NASA embarks on "dangerous" mission to the Sun

Media playback is unsupported on your device                  Media caption The Parker Solar Probe spacecraft takes off on its mission to the Sun

Media playback is unsupported on your device Media caption The Parker Solar Probe spacecraft takes off on its mission to the Sun

NASA hopes the probe will help determine which parts of the sun are providing the energy source for solar winds and solar particles, and how they accelerate to such high speeds.

NASA on Sunday blasted off a $1.5 billion spacecraft toward the Sun on a historic mission to protect the Earth by unveiling the mysteries of risky solar storms. "Why is the corona hotter than the surface of the sun?"

"It can impact our technology, it disrupts our communications, it can knock out satellites, it creates a hazardous environment for astronauts, and it also can even impact our power grids here on Earth", says Alex Young, NASA Heliophysicist.

The unprecedented sun-skimming probe that lifted off today from the USA is set to study the "solar winds" proposed in the paper by Dr Eugene Newman Parker, who has now become the first living scientist to have mission named after him.

The mission called Parker Solar Probe (PSP), commenced after a 24-hour delay.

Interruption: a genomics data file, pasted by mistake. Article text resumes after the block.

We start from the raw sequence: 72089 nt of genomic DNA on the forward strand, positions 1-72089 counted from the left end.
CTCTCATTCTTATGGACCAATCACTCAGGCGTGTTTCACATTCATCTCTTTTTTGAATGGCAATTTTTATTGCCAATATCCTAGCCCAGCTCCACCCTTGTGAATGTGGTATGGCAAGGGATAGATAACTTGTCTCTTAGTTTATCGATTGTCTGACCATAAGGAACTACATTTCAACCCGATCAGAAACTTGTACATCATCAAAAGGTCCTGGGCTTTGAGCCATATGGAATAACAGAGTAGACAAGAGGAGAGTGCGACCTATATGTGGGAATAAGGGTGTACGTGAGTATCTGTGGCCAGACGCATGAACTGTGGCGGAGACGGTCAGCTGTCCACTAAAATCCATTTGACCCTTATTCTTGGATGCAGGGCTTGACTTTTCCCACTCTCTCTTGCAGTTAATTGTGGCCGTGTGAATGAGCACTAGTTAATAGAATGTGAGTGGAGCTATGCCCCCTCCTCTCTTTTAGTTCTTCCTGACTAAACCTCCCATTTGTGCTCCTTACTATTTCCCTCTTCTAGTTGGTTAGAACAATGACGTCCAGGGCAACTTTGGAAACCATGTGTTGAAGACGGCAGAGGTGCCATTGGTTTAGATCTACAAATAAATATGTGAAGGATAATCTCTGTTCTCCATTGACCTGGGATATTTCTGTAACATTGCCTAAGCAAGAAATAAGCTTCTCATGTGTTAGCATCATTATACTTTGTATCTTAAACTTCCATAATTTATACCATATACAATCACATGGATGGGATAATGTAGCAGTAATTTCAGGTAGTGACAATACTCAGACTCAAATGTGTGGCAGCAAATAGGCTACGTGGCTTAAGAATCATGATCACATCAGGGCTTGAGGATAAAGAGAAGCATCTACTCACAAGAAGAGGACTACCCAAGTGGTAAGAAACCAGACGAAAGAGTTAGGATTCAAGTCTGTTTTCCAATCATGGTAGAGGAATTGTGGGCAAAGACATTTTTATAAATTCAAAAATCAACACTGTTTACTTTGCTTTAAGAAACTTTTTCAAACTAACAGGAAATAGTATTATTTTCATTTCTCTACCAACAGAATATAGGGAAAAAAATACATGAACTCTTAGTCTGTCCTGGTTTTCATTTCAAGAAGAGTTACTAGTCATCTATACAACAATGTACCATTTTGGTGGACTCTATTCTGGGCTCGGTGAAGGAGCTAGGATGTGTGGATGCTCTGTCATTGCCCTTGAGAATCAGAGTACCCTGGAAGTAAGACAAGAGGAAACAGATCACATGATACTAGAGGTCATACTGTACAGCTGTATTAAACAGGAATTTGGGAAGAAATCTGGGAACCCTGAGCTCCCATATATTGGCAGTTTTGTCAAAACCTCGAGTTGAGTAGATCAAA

One of those watching the historic moment was Dr Eugene Parker, the now 91-year-old scientist who first suggested the possibility of solar winds in 1958 and who the craft is named after.

"I really have to turn from biting my nails and getting it launched to thinking about all the interesting things, which I don't know yet, (that) will be made clear, I assume, over the next five or six or seven years", Parker said in a NASA interview. "We are in for some learning over the next several years", Parker told NASA television.

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Liftoff took place from Space Launch Complex 37 at Cape Canaveral Air Force Station in Tampa, Florida. A few seconds after that, the upper stage's single hydrogen-fueled Aerojet Rocketdyne RL10B-2 engine ignited to continue the climb to space.

The Parker Solar Probe carries a lineup of instruments to study the Sun both remotely and in situ, or directly.

The probe is guarded by an ultra-powerful heat shield that is just 4.5 inches (11.43 centimeters) thick, enabling the spacecraft to survive its close shave with the fiery star.

Forty-three minutes after launch, the spacecraft jettisoned the spent upper stage and began flying on its own.

It is due tol fly past Venus in October, which will set up the first solar encounter in November.

The probe, which aims to give Nasa an up-close look at how our nearest and dearest star works, will travel at 430,000 miles an hour - faster than any spacecraft in history. It eventually will get within 3.8 million (6 million kilometers) of the surface in the years ahead, staying comfortably cool despite the extreme heat and radiation, and allowing scientists to vicariously explore the sun in a way never before possible.

"So we're already in a region of very, very interesting coronal area", Fox said.

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